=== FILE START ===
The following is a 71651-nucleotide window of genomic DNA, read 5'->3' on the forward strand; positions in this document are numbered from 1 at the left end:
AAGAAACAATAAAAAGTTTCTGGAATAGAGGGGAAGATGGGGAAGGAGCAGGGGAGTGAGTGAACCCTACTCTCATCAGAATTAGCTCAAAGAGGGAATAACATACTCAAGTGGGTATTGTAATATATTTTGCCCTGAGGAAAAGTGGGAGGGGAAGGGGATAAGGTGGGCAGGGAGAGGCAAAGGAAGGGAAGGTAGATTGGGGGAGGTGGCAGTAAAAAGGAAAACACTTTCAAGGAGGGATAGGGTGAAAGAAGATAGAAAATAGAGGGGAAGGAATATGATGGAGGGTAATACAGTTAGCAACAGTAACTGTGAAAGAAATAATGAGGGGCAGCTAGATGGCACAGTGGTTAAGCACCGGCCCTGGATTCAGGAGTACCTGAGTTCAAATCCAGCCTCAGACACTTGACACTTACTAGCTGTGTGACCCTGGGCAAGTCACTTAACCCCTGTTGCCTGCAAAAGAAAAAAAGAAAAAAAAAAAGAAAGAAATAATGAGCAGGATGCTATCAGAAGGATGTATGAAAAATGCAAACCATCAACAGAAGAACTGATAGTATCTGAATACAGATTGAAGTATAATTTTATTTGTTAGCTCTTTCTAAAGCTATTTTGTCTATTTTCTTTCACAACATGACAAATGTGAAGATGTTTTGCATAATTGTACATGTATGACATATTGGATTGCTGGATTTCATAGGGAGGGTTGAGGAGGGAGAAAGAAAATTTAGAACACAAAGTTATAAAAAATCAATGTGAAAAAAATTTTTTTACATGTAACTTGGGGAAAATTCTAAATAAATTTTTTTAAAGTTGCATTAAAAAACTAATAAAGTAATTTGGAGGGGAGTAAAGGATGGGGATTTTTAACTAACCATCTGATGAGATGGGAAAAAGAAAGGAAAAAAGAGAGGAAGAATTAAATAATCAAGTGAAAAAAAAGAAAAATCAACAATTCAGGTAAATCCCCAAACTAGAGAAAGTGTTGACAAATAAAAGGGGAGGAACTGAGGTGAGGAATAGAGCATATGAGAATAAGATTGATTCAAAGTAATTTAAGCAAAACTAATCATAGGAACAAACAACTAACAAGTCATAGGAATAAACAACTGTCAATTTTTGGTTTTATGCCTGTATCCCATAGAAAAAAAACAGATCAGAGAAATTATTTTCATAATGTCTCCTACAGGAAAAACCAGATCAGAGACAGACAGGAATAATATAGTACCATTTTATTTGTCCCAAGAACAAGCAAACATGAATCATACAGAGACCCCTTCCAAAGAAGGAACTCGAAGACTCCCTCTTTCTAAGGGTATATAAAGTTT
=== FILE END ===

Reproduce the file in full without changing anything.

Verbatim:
The following is a 71651-nucleotide window of genomic DNA, read 5'->3' on the forward strand; positions in this document are numbered from 1 at the left end:
AAGAAACAATAAAAAGTTTCTGGAATAGAGGGGAAGATGGGGAAGGAGCAGGGGAGTGAGTGAACCCTACTCTCATCAGAATTAGCTCAAAGAGGGAATAACATACTCAAGTGGGTATTGTAATATATTTTGCCCTGAGGAAAAGTGGGAGGGGAAGGGGATAAGGTGGGCAGGGAGAGGCAAAGGAAGGGAAGGTAGATTGGGGGAGGTGGCAGTAAAAAGGAAAACACTTTCAAGGAGGGATAGGGTGAAAGAAGATAGAAAATAGAGGGGAAGGAATATGATGGAGGGTAATACAGTTAGCAACAGTAACTGTGAAAGAAATAATGAGGGGCAGCTAGATGGCACAGTGGTTAAGCACCGGCCCTGGATTCAGGAGTACCTGAGTTCAAATCCAGCCTCAGACACTTGACACTTACTAGCTGTGTGACCCTGGGCAAGTCACTTAACCCCTGTTGCCTGCAAAAGAAAAAAAGAAAAAAAAAAAGAAAGAAATAATGAGCAGGATGCTATCAGAAGGATGTATGAAAAATGCAAACCATCAACAGAAGAACTGATAGTATCTGAATACAGATTGAAGTATAATTTTATTTGTTAGCTCTTTCTAAAGCTATTTTGTCTATTTTCTTTCACAACATGACAAATGTGAAGATGTTTTGCATAATTGTACATGTATGACATATTGGATTGCTGGATTTCATAGGGAGGGTTGAGGAGGGAGAAAGAAAATTTAGAACACAAAGTTATAAAAAATCAATGTGAAAAAAATTTTTTTACATGTAACTTGGGGAAAATTCTAAATAAATTTTTTTAAAGTTGCATTAAAAAACTAATAAAGTAATTTGGAGGGGAGTAAAGGATGGGGATTTTTAACTAACCATCTGATGAGATGGGAAAAAGAAAGGAAAAAAGAGAGGAAGAATTAAATAATCAAGTGAAAAAAAAGAAAAATCAACAATTCAGGTAAATCCCCAAACTAGAGAAAGTGTTGACAAATAAAAGGGGAGGAACTGAGGTGAGGAATAGAGCATATGAGAATAAGATTGATTCAAAGTAATTTAAGCAAAACTAATCATAGGAACAAACAACTAACAAGTCATAGGAATAAACAACTGTCAATTTTTGGTTTTATGCCTGTATCCCATAGAAAAAAAACAGATCAGAGAAATTATTTTCATAATGTCTCCTACAGGAAAAACCAGATCAGAGACAGACAGGAATAATATAGTACCATTTTATTTGTCCCAAGAACAAGCAAACATGAATCATACAGAGACCCCTTCCAAAGAAGGAACTCGAAGACTCCCTCTTTCTAAGGGTATATAAAGTTT